Microsoft Office Tutorials and References
In Depth Information
Ignoring Signs
3. Click a cell where you entered a number, or enter a number.
4. Type a ), and press Enter.
Ignoring Signs
The ABS function returns the absolute value of a number. The absolute
number is always a positive. The absolute of a positive number is the number
itself. The absolute of a negative number is the number but with the sign
changed to positive. For example, =ABS(100) returns 100, as does
=ABS(-100).
The ABS function is handy in a number of situations. For example, sometimes
imported data comes in as negative values, which need to be converted to
their positive equivalents. Or, for example, when working with cash flows as
discussed in Chapter 3, the ABS function can be used to present cash flows
as positive numbers.
A common use of the ABS function is to calculate the difference between two
numbers when you don’t know which number has the greater value to begin
with. Say you need to calculate the difference between scores for two
contestants. Score 1 is in cell A5, and score 2 is in cell B5. The result goes in cell C5.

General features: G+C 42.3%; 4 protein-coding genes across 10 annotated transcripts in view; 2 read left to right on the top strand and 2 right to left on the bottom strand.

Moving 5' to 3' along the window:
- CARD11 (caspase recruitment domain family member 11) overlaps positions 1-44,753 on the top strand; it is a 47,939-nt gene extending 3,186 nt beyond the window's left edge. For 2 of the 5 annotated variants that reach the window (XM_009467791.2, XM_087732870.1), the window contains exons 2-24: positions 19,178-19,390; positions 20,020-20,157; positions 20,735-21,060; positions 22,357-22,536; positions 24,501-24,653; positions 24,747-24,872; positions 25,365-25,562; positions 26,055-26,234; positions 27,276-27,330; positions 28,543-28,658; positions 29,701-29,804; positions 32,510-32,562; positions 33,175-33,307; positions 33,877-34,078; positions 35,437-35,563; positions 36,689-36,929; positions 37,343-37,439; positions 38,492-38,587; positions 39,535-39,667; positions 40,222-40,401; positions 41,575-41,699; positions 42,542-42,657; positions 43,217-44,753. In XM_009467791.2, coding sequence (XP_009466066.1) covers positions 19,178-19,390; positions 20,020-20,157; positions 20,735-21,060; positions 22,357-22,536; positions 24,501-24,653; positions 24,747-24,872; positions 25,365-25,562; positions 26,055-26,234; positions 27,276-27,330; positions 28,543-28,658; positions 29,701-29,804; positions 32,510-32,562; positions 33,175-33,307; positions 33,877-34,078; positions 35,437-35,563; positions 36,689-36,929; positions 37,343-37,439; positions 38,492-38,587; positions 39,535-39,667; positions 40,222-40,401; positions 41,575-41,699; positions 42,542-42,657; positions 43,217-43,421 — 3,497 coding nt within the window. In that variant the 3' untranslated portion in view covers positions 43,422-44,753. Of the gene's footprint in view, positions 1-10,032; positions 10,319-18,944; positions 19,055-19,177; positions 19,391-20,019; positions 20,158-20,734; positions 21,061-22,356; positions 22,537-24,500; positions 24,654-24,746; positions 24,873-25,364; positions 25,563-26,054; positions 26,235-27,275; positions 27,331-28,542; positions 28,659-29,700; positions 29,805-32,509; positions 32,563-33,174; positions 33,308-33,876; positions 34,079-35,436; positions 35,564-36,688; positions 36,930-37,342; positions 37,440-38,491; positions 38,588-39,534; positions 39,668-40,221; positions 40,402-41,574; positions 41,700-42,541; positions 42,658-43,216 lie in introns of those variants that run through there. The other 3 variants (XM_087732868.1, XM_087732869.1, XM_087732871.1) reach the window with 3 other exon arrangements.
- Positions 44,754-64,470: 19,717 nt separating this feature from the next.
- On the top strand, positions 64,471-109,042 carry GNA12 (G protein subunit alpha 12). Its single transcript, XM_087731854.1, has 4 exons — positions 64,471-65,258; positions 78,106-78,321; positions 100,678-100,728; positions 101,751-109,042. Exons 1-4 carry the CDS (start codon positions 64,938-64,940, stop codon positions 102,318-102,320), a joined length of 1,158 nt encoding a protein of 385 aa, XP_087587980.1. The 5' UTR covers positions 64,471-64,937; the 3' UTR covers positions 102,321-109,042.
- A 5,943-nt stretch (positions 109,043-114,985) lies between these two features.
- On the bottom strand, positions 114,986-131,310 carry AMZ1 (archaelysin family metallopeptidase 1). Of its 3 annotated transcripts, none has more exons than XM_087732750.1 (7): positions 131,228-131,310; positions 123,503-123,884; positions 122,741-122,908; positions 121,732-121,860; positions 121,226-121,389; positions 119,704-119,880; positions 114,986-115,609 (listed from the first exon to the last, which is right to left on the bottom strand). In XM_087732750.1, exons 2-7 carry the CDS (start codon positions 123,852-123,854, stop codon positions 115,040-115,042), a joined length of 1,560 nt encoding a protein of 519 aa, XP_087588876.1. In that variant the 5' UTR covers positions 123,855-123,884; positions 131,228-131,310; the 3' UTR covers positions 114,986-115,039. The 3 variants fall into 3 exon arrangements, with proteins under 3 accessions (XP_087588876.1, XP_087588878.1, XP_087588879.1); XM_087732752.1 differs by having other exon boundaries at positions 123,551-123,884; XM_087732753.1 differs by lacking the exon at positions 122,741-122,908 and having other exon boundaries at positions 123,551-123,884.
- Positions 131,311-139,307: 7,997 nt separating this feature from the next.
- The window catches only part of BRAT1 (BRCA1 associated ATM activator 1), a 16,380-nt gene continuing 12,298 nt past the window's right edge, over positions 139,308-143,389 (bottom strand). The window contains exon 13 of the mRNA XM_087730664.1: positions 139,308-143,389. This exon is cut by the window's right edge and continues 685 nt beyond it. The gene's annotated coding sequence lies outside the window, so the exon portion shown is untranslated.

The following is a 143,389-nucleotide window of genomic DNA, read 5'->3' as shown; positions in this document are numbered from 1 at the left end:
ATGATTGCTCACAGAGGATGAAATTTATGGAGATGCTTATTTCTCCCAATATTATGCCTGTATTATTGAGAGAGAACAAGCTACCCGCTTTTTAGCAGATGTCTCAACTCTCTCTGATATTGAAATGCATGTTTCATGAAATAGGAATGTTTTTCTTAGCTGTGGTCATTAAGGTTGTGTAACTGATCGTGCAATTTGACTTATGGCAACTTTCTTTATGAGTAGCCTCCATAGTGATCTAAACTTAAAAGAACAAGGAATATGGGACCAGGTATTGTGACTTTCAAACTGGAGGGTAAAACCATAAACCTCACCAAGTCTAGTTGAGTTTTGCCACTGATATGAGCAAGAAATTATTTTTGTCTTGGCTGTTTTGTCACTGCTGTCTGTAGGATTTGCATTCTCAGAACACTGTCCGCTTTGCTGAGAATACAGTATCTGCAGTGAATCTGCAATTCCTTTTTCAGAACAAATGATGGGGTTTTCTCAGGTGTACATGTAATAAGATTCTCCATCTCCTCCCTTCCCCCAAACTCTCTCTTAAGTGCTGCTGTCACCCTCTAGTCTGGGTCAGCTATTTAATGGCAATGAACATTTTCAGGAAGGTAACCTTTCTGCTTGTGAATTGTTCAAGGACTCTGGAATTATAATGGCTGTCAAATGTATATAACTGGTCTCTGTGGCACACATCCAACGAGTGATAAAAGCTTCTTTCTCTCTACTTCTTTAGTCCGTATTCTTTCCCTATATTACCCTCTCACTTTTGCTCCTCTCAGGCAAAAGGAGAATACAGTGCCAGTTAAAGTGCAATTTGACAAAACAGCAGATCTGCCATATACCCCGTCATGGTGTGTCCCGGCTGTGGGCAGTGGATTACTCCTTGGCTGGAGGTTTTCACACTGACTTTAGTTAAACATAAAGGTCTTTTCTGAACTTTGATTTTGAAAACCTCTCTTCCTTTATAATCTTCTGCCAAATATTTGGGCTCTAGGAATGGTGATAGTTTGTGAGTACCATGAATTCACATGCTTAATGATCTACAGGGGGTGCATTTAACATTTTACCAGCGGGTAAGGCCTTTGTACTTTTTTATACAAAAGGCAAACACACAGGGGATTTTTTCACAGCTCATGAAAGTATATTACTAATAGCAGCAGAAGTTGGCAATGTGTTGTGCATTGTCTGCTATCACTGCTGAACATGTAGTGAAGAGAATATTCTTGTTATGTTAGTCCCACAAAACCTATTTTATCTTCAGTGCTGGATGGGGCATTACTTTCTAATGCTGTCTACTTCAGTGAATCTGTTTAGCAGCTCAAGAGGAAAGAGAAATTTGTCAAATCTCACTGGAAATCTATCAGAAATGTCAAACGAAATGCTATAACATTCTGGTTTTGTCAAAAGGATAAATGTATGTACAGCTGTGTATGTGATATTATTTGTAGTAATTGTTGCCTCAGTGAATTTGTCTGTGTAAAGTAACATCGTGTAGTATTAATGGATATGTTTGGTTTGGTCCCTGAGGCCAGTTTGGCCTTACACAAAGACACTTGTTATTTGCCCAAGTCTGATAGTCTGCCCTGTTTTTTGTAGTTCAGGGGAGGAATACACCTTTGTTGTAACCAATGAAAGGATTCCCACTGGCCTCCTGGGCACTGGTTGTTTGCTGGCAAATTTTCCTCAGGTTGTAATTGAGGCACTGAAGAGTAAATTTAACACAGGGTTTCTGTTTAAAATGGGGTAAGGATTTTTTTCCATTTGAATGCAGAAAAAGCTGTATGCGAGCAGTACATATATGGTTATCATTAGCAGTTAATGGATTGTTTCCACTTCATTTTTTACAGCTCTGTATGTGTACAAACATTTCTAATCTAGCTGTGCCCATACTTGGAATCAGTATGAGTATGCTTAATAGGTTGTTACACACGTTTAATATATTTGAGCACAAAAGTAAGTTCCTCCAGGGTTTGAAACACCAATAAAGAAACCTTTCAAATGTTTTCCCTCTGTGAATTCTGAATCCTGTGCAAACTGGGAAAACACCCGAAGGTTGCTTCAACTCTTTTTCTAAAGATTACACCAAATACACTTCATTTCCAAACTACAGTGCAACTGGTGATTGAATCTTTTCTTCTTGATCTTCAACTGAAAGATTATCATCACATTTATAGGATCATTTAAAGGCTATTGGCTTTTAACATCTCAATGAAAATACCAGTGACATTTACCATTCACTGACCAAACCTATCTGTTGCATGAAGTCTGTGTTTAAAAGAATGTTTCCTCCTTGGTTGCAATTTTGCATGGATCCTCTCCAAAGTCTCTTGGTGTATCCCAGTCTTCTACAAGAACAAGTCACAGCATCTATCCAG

The formula in cell C5 would then be =A5-B5.
Plugging in some numbers, assume score 1 is 90 and score 2 is 75. The
difference is 15. Okay, that’s a good answer. What happens when score 1 is 75
and score 2 is 90? The answer is –15. This answer is mathematically correct
but not presented in a useful way. The difference is still 15, not –15. By using
the ABS function, the result is always returned as positive. Therefore, for this
example, the best formula coding is like this: =ABS(A5-A6).
Now either way, whether score 1 is greater than score 2 or score 2 is greater
than score 1, the correct difference is returned.
Here’s how to use the ABS function:
1. Position the cursor in the cell where you want the results to appear.
2. Enter =ABS( to begin the function entry.
3. Click a cell where you entered a number, or enter a number.
4. Type a ), and press the Enter key.
Search JabSto ::




Custom Search